“The quality of my longing was no more specific than anyone else’s, it was a neighborhood thing, if i had lived down near Yankee Stadium I would have known where the players went in through the side door, or if I lived in Riverdale maybe the mayor would have passed by and waved from his police car on the way home from work, it was the culture of where you lived, and for any of us it was never more than that, and very often less, as, for instance, if one Saturday night years before we were born, Gene Autry came to the Fox Theatre on Tremont Avenue to sing with his Western band between showings of his picture–well that was ours and we had it, and it didn’t matter what it was as long as it was ours, so that it satisfied your idea of fame, which was simple registry in the world, that you were known, or that your vistas were the same that had been seen by the great and near-great…”
This instinct, that fame, passing through an unexceptional place, has a transfiguring effect, is alive in virtually every story told about the borough since it became safe. This fall, it has been poignantly present in that fantastic Gatorade commercial celebrating Derek Jeter’s retirement, but it has long been the theme of the Bronx’s relationship with the entitled Yankees generally. In his Parts Unknown episode, Bourdain meets DJ Kool Herc and extracts from him a great story of listening to “Rapper’s Delight” played on every story of the walkup across the street and realizing that hip-hop is about to become something vast. This conviction — that the blessing of proximity to Manhattan is that things conceived in the Bronx can quickly take off — in some ways is the core of the career of Jennifer Lopez, perhaps the most Bronx-like of all the Bronx celebrities. Lopez’s great achievement, in a way, was to take the myth of New York at its word, to believe that the world had been lain at the feet not just of wealthy Manhattanites but anyone who lived within the five boroughs, any New Yorker, so long as she had the ambition to take advantage of it. There is cognitive dissonance in this, and political placidity, but there is also an incredible warmth in the depth of the Bronx’s hope, and of its awe.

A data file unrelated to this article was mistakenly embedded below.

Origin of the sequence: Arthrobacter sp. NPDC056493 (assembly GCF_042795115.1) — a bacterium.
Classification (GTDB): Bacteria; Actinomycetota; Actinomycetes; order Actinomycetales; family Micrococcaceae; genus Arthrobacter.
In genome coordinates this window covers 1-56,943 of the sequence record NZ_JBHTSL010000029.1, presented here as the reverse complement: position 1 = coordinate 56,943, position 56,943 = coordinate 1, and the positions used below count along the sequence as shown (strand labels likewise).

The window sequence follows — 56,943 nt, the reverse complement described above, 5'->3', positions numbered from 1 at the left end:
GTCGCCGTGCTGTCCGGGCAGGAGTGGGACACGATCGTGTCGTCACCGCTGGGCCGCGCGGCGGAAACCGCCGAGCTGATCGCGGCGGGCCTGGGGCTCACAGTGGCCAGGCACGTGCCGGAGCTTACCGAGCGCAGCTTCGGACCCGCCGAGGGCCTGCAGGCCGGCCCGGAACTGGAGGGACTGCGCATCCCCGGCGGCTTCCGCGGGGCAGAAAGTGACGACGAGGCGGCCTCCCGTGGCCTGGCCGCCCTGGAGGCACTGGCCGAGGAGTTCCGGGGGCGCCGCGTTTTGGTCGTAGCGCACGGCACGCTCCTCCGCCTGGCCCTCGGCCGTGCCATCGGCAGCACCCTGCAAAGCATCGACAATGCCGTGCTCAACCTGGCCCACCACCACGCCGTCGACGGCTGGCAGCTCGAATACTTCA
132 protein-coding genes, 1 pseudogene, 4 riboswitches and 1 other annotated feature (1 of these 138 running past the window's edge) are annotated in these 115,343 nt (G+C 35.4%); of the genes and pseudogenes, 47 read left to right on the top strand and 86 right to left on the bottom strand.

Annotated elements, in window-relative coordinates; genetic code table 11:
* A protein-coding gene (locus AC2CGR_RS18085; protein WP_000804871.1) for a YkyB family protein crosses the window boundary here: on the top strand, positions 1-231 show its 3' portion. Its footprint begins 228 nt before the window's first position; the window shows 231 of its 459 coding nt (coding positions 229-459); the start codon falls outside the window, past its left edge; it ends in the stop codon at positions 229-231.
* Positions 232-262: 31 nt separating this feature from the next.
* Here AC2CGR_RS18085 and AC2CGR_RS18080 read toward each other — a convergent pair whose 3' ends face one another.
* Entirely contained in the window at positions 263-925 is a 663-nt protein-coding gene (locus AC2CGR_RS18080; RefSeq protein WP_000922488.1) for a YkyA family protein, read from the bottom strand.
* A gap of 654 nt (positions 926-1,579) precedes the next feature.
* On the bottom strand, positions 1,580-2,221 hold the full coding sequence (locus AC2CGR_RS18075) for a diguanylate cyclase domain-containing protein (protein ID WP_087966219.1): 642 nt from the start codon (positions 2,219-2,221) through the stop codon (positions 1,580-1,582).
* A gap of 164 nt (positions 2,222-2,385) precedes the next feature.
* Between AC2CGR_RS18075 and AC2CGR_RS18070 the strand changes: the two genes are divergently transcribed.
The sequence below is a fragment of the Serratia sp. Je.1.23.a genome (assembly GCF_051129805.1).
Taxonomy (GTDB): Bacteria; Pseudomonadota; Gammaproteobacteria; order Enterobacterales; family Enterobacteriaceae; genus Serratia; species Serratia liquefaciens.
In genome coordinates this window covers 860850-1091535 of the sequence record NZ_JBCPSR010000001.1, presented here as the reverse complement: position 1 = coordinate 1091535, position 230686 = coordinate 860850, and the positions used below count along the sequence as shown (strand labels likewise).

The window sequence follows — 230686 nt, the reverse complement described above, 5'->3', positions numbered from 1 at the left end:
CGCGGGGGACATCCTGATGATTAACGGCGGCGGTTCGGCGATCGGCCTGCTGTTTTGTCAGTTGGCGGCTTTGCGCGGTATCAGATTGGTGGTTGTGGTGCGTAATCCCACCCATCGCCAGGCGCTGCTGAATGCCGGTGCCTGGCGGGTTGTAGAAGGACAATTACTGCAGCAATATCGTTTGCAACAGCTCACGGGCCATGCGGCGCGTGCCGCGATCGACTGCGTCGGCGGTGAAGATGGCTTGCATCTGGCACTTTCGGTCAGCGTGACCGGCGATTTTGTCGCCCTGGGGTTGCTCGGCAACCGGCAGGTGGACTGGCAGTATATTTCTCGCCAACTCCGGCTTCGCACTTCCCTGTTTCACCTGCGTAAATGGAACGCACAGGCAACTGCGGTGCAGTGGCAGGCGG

The Bronx episode of Parts Unknown wasn’t Bourdain’s best. At moments it succumbed, as his documentaries do now and then, to a Chowhound orientalism, in which all ethnic culture is sensuous and true and real. He spends entirely too much time in the company of the borough’s silly, self-appointed culinary promoter Baron Ambrosia. But late in the episode, Bourdain gets close to something very moving about the place, in a lovely rooftop interview with the charismatic early graffiti artist Futura 2000, who explains how he and his fellow artists used to gather up here in the late ‘70s, high above the elevated subway tracks, waiting for a train to come through, covered, inevitably, with one another’s tags. “Well, the whole point of being here was to me what the Bronx was about,” Futura 2000 tells the chef — to grab a little piece of something greater as it moves through, to put your permanent mark on it. Watching your work slide away from you, Bourdain says. Futura 2000 says, “Absolutely.”
When Netflix announced its series, called The Get Down, Luhrmann said this about the project’s inception: “I’ve been obsessed with the idea of how a city in its lowest moment, forgotten and half destroyed, could give birth to such creativity and originality in music, art and culture.” It’s a rich idea to be obsessed with; you can see the arc of the drama. But I suspect one key to understanding New York in that moment is that the Bronx was never more central to the city. The trick isn’t that the city’s streets felt themselves to be “forgotten and half destroyed,” impossibly far from influence. It is in how close to power and influence, even in that moment, they felt themselves to be.